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Spirituality in the Workplace: A Conceptual Approach toward Integration
Tracy H. Porter, Sharon E Norris

Last modified: 2011-09-07




In recent years there has been increased interest in the construct of spirituality among scholars (Cavanaugh, 1999), practitioners (Laabs, 1996), and the public (Zukav, 1989). Spirituality has been described in numerous ways by theorists in an effort to develop a strong theoretical definition. Fairholm (1997) describes spirituality as, “the essence of who we are” (p. 6). Other theorists consider spirituality to be the source of all thoughts, feelings, values and behaviors (Anderson, 2000; Fairholm, 1997; Fukuyama & Sevig, 1999; Harpham, 1999, Hawley, 1993; Neal, 2004, Neck & Milliman, 1994; Spohn, 1997). Clemmons (2008) describes spirituality through a connection with personal values.

 Spirituality is believed to affect the way in which individuals perceive themselves and others in society ( DiPadova, 1998; Elkins, Hedstrom, Hughes, Leaf & Saunders, 1988; Guare, 1998; Lerner, 1998, Mitroff & Denton, 1999a, 1999b; Neck & Milliman, 1994), how they value their place in society (Fairholm, 1997; Harpham, 1999; G. Morgan, 1986; Neal, 1997; Neck & Milliman, 1994), and how they apply meaning in their lives and in their work (Fairholm, 1997; King & Nicol, 1999; Neck & Milliman, 1994; Wagner-Marsh & Conley, 1998).

During the last few decades there has been surge in the interest in spirituality in the workplace. Individuals from all walks of life have expressed a desire to demonstrate their spirituality at work (Kantrowitz, King, Rosenberg, Springen, Wingert, Namuth & Gegax, 1994).  Contemporary research surrounding spirituality is believed by many theorists to affect the way in which people perceive themselves and others, how they value their work, and how they apply meaning in their lives (Fairholm, 1997; Neal, 1997; Neck & MIlliaman, 1994; Mitroff & Denton, 1999).  In fact, a growing number of organizations are building spirituality into their corporate strategies and cultures (Burack, 1999; Konz & Ryan, 1999; Milliman, Ferguson, Trickett & Condemi, 1999).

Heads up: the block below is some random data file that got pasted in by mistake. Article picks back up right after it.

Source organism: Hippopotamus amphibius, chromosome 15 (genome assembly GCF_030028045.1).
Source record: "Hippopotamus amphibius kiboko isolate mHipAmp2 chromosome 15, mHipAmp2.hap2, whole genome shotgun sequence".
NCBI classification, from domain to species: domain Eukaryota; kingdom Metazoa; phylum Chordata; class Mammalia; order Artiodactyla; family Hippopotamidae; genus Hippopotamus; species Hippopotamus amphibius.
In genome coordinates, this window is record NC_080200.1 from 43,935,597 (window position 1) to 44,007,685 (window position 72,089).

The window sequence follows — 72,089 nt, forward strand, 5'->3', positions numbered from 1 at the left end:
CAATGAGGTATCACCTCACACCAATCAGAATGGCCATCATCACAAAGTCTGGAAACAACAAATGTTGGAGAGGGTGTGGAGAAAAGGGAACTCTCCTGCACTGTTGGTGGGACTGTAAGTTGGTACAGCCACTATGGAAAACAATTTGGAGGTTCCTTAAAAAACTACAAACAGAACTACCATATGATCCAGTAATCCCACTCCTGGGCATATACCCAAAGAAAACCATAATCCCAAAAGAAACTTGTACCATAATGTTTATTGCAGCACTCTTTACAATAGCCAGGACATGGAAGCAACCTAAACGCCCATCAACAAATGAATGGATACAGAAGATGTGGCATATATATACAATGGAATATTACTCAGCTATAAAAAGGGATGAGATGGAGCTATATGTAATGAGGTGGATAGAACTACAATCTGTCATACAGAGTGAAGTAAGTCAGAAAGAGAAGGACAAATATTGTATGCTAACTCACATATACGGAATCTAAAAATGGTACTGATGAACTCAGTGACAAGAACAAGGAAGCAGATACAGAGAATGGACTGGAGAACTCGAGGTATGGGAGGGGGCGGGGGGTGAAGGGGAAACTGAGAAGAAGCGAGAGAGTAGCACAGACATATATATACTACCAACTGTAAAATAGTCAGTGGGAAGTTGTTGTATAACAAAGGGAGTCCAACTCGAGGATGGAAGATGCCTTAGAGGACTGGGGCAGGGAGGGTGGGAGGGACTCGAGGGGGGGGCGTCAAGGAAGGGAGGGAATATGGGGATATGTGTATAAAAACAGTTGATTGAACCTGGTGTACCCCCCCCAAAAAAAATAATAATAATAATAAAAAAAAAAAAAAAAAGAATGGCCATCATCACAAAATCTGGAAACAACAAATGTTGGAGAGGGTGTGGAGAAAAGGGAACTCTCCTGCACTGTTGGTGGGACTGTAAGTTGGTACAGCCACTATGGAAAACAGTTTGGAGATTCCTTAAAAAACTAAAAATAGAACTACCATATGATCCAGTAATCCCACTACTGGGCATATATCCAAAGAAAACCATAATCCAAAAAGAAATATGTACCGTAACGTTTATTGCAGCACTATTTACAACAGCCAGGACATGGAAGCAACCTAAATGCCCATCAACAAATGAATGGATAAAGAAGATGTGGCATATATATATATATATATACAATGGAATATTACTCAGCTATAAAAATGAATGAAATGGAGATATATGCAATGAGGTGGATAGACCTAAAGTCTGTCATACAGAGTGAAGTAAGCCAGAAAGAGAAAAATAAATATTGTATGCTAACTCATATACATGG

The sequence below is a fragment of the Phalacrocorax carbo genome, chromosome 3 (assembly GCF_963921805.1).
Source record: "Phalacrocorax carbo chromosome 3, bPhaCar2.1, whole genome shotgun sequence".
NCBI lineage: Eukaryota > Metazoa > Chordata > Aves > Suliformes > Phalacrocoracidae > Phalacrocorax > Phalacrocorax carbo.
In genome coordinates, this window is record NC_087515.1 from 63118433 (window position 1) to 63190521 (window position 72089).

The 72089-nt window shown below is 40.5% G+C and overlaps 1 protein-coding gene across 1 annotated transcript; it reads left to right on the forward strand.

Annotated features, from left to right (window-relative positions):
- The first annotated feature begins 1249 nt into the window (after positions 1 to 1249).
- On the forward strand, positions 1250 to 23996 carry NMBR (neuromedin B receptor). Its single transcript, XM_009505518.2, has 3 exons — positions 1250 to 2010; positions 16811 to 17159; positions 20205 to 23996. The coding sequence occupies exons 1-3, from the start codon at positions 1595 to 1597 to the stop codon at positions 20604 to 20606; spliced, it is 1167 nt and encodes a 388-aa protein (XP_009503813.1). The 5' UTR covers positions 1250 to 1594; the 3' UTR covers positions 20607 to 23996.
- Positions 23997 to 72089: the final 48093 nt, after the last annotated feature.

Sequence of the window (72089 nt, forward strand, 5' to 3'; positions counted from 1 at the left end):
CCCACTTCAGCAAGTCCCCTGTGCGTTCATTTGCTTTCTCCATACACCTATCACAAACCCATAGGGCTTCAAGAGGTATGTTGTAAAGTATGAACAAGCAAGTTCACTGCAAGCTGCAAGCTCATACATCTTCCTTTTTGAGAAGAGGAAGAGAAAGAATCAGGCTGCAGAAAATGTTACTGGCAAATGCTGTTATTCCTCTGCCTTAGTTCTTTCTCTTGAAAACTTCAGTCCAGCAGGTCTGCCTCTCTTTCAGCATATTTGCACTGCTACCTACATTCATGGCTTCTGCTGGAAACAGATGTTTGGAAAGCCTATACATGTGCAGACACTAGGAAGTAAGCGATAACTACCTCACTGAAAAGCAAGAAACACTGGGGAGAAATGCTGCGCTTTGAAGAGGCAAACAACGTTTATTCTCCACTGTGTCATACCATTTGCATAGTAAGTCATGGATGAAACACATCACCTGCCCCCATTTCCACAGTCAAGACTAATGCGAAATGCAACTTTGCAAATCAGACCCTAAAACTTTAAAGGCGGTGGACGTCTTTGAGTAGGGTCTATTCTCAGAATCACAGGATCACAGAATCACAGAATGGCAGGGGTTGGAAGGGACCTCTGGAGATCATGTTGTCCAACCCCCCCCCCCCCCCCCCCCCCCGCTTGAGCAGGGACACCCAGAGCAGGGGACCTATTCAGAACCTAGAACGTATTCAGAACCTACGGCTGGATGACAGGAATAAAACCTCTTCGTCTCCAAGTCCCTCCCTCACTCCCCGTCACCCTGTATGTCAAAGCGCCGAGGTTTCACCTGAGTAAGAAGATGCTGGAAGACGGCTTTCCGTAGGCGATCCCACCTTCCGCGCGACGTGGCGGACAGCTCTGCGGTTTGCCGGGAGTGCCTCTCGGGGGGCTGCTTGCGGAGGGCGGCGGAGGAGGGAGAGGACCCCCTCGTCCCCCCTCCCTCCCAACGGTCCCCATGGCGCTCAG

Numerous theorists have determined the inclusion of spirituality within organizations offer many benefits such as increased morale, creativity, commitment, service,  compassion, trust, ethical behavior; personal and professional growth, team and culture building and increased ability to cope with change and uncertainty (Biberman & Whittey, 1997; Cacioppe, 2000; Cavangh, 1999; DiPadova, 1998; Elmes & Smith, 2001; Hawley, 1993; Klenke & Guare, 1998; Mitroff & Denton, 1999; Neal, 1997; Neck& Milliman, 1994). Mitroff and Denton (1999) found spiritual organizations are more profitable, more caring and more ethical. According to Bell (2007) spirituality will aid in reducing organizational conflict and in increasing cohesiveness.




Workplace Spirituality, Culture